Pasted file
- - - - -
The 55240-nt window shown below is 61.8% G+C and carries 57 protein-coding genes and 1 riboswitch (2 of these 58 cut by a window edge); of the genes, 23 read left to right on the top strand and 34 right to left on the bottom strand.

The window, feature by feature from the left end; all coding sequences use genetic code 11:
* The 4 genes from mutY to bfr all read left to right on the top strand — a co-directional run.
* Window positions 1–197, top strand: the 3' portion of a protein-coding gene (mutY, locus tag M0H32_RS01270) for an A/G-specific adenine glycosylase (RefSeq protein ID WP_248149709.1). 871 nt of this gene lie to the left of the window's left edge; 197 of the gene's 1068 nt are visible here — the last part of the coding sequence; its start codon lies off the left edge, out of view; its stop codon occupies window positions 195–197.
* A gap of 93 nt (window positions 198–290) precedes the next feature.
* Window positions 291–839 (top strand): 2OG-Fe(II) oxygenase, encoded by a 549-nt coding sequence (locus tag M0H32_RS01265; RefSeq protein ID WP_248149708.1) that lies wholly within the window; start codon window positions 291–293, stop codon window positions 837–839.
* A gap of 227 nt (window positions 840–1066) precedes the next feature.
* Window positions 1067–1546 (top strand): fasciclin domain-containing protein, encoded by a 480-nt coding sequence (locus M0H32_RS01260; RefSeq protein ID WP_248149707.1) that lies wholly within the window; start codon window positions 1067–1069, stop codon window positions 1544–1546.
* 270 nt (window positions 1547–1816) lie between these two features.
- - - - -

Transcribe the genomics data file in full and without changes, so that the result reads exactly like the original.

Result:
The 55240-nt window shown below is 61.8% G+C and carries 57 protein-coding genes and 1 riboswitch (2 of these 58 cut by a window edge); of the genes, 23 read left to right on the top strand and 34 right to left on the bottom strand.

The window, feature by feature from the left end; all coding sequences use genetic code 11:
* The 4 genes from mutY to bfr all read left to right on the top strand — a co-directional run.
* Window positions 1–197, top strand: the 3' portion of a protein-coding gene (mutY, locus tag M0H32_RS01270) for an A/G-specific adenine glycosylase (RefSeq protein ID WP_248149709.1). 871 nt of this gene lie to the left of the window's left edge; 197 of the gene's 1068 nt are visible here — the last part of the coding sequence; its start codon lies off the left edge, out of view; its stop codon occupies window positions 195–197.
* A gap of 93 nt (window positions 198–290) precedes the next feature.
* Window positions 291–839 (top strand): 2OG-Fe(II) oxygenase, encoded by a 549-nt coding sequence (locus tag M0H32_RS01265; RefSeq protein ID WP_248149708.1) that lies wholly within the window; start codon window positions 291–293, stop codon window positions 837–839.
* A gap of 227 nt (window positions 840–1066) precedes the next feature.
* Window positions 1067–1546 (top strand): fasciclin domain-containing protein, encoded by a 480-nt coding sequence (locus M0H32_RS01260; RefSeq protein ID WP_248149707.1) that lies wholly within the window; start codon window positions 1067–1069, stop codon window positions 1544–1546.
* 270 nt (window positions 1547–1816) lie between these two features.